Our modern Christmas rhythm is, in many ways, parasitic upon an ancient Christian one. In Christian tradition, the four weeks building up to Christmas is known as Advent. The word means ‘coming,’ for Advent is a period of expectant waiting both for the birth of Christ at Christmas, and also the hope that Jesus will return to put all things right. As such, it is a time of preparation, self-examination and fasting, as Christians ready themselves to stand before the judgement seat of God. Advent is followed by Christmas, celebrated for twelve whole days (as in the famous carol), which is why Christmas decorations went up on Christmas Eve, and came down on January 6th, twelfth night.
In many ways, the ancient pattern is similar to the modern pattern. Both are liturgical rhythms that mark and measure our years, as we inhabit cultural, familial and personal routines. Both involve anticipation and fulfilment, build-up and joy.
And yet the differences are also stark. Our cultural Christmas struggles to wait. The joys of Christmas extend ever earlier, with searches for Christmas trees surging from immediately after the summer holidays. But, more surprisingly, our cultural Christmas struggles to celebrate. That might seem strange given the quantity of food, wrapping paper and presents that we get through. But rather than twelve days of Christmas, we barely make it through one.
By contrast, the Christian tradition emphasizes the discipline of waiting. But not as an ascetic end in itself, as if joy is bad. Rather, the denial of waiting is replaced by the sustained joy of celebration. Twelve days of Christmas celebration is almost impossible for us to imagine – wouldn’t we get bored? Given our longing for joy, it’s somewhat surprising just how hard it is to sustain.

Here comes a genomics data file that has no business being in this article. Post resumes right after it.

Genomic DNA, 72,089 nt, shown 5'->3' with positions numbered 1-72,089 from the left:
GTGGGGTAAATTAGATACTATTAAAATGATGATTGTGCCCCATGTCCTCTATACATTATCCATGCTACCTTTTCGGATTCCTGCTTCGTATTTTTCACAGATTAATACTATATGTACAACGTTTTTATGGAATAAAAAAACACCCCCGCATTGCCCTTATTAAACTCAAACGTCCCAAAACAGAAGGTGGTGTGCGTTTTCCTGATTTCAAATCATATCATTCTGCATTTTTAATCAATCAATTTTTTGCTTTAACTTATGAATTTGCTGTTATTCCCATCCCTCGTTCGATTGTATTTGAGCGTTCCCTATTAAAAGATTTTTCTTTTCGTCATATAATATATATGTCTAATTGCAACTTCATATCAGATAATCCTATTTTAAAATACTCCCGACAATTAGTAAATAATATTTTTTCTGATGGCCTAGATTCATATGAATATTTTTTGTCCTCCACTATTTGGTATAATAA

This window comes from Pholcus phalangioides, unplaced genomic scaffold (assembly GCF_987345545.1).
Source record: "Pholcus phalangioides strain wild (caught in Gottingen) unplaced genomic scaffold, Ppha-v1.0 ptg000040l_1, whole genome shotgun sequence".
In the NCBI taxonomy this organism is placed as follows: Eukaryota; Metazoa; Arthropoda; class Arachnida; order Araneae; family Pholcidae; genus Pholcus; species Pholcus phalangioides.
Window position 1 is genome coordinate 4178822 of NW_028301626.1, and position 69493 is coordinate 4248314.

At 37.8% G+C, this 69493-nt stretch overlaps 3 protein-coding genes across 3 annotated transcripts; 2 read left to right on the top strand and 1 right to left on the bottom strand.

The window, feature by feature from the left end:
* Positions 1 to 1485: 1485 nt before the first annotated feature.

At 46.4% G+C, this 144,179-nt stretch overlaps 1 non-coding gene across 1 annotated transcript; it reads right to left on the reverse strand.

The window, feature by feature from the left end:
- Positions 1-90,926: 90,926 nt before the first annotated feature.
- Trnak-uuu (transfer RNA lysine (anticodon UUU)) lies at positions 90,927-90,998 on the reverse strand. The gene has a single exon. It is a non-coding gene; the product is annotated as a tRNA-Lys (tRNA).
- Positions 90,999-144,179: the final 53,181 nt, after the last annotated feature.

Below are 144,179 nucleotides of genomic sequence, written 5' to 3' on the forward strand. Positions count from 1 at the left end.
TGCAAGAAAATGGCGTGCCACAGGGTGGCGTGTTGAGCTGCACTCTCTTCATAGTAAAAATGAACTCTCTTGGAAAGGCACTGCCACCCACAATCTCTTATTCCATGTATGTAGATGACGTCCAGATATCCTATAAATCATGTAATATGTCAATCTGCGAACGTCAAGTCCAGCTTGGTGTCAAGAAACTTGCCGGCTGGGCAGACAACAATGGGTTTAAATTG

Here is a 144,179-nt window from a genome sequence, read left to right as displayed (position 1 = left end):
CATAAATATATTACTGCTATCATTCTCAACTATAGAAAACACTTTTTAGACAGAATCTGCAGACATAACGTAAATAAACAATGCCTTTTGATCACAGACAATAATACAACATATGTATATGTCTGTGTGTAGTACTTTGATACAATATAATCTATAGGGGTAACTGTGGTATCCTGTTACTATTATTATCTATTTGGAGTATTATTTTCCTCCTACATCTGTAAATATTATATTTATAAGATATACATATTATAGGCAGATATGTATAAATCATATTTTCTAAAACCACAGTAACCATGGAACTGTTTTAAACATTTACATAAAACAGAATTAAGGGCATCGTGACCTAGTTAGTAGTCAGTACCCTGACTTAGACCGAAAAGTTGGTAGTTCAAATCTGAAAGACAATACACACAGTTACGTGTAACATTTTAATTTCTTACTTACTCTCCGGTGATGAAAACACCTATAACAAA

More deeply, these two contrasting Christmases place their weight in very different places. Our modern Christmas expects Christmas to deliver what we’re looking for: through friends, family, food and fun. But while we catch glimpses of joy, we’re often disappointed: the turkey is overcooked, the presents are not what we wanted, the kids are bickering. It’s no wonder that sometimes Christmas can struggle to bear the weight put upon it. It’s no wonder that Christmas Day can descend into disappointment, self-pity, even acrimony.
But the ancient Advent-Christmas rhythm, while incorporating these joys, deliberately seeks to place them within a larger story. The baby born at Christmas brings salvation from sin and death, turning Advent meditation on our future judgement from fearful cowering into confident expectation and present joy. This is hope and joy that does not depend on the perfect lunch, or the most sparkling of conversation. Instead, the greatest gift of Christmas is, well, Christ. And he can generate twelve days of celebration. In fact, he can generate joy for eternity. Rightly, C.S. Lewis described joy as ‘the serious business of heaven.’
This is not to condemn our cultural Christmas. Who wouldn’t enjoy a cheeky mince pie in October? But what if it isn’t capable of delivering what we all want? Perhaps our capacity for joy is larger – and rooted deeper – than we thought. In this world of disappointment, sadness and suffering, perhaps the route to such sustained joy is through rhythming our lives to a larger story.